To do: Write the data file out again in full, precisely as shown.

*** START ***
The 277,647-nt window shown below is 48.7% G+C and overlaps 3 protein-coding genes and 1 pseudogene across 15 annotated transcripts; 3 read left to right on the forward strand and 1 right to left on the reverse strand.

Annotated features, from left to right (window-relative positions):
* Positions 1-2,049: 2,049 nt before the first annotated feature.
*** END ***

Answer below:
The 277,647-nt window shown below is 48.7% G+C and overlaps 3 protein-coding genes and 1 pseudogene across 15 annotated transcripts; 3 read left to right on the forward strand and 1 right to left on the reverse strand.

Annotated features, from left to right (window-relative positions):
* Positions 1-2,049: 2,049 nt before the first annotated feature.